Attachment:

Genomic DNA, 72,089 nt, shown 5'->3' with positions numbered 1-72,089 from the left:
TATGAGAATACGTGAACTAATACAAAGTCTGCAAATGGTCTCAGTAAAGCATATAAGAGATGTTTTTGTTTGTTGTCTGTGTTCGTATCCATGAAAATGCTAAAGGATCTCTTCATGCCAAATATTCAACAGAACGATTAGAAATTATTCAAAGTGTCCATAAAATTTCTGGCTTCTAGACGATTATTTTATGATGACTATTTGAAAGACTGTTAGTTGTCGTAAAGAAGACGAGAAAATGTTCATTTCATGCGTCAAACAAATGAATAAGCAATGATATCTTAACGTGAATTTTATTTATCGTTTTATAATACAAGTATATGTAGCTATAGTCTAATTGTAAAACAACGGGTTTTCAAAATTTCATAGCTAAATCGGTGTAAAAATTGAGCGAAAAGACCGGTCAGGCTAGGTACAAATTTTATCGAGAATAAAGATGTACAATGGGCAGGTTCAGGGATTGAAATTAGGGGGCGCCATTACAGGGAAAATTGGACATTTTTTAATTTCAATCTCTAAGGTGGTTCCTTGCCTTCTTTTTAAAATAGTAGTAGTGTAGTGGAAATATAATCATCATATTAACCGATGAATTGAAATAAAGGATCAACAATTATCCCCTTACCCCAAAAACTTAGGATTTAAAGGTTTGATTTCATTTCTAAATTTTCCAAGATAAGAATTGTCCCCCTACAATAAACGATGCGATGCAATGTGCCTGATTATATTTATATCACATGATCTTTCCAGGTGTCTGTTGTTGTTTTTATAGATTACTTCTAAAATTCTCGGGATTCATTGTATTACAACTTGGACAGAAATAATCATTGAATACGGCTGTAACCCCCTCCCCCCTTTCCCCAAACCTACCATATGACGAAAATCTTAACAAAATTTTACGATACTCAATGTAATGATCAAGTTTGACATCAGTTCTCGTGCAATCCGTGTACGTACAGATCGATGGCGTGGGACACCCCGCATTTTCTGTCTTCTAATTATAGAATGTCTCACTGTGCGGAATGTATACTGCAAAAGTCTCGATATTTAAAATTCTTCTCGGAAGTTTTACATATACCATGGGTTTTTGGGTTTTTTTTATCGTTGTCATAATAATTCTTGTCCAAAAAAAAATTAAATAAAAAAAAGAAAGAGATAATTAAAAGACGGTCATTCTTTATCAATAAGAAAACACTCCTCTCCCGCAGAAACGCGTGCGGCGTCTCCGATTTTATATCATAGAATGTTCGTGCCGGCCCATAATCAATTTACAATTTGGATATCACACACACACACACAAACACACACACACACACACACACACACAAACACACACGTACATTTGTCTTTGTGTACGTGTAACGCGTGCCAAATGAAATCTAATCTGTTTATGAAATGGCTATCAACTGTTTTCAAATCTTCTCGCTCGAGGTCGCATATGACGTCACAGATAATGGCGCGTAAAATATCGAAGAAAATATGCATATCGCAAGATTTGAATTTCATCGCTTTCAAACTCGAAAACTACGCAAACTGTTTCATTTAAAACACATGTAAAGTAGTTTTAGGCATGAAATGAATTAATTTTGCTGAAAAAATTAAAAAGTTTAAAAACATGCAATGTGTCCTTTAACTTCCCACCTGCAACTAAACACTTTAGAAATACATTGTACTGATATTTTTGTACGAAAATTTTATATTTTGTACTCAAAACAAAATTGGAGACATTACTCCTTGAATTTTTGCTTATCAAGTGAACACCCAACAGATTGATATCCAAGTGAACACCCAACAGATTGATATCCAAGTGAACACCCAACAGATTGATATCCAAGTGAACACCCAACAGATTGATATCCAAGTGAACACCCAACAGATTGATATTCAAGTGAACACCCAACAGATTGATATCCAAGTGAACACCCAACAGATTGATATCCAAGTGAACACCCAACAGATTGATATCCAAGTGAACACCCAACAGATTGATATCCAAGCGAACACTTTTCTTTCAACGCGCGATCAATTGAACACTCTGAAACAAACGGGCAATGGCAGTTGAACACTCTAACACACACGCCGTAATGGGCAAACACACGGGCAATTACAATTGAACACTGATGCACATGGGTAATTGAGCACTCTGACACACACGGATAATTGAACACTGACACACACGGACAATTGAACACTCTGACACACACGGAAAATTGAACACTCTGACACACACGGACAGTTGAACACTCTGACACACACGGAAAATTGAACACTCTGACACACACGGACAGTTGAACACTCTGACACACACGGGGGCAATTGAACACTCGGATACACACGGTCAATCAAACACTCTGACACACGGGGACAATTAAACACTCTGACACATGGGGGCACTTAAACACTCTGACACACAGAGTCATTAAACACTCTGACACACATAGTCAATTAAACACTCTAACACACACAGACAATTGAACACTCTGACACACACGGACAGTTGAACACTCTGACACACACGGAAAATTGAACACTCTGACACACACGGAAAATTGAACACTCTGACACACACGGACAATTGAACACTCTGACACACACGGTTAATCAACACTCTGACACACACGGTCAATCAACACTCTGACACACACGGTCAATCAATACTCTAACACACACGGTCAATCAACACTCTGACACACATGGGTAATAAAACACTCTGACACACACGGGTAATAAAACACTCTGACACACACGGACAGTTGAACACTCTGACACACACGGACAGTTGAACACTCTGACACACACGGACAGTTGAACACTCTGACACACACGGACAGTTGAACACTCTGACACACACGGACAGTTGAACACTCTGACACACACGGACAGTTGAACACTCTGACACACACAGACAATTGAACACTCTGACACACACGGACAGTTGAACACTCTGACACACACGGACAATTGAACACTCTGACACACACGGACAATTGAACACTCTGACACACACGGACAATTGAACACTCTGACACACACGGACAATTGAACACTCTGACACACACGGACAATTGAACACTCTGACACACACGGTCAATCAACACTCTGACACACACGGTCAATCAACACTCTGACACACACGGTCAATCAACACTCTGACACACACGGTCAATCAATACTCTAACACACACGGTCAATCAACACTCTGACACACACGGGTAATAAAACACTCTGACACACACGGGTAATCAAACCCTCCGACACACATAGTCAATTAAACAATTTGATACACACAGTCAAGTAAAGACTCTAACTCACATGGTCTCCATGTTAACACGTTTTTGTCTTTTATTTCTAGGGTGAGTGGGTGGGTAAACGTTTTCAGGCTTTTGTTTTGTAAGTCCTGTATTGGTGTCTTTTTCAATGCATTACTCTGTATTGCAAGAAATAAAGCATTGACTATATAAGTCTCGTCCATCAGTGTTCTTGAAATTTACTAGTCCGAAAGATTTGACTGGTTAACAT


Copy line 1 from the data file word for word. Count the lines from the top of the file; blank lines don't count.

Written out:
Genomic DNA, 72,089 nt, shown 5'->3' with positions numbered 1-72,089 from the left: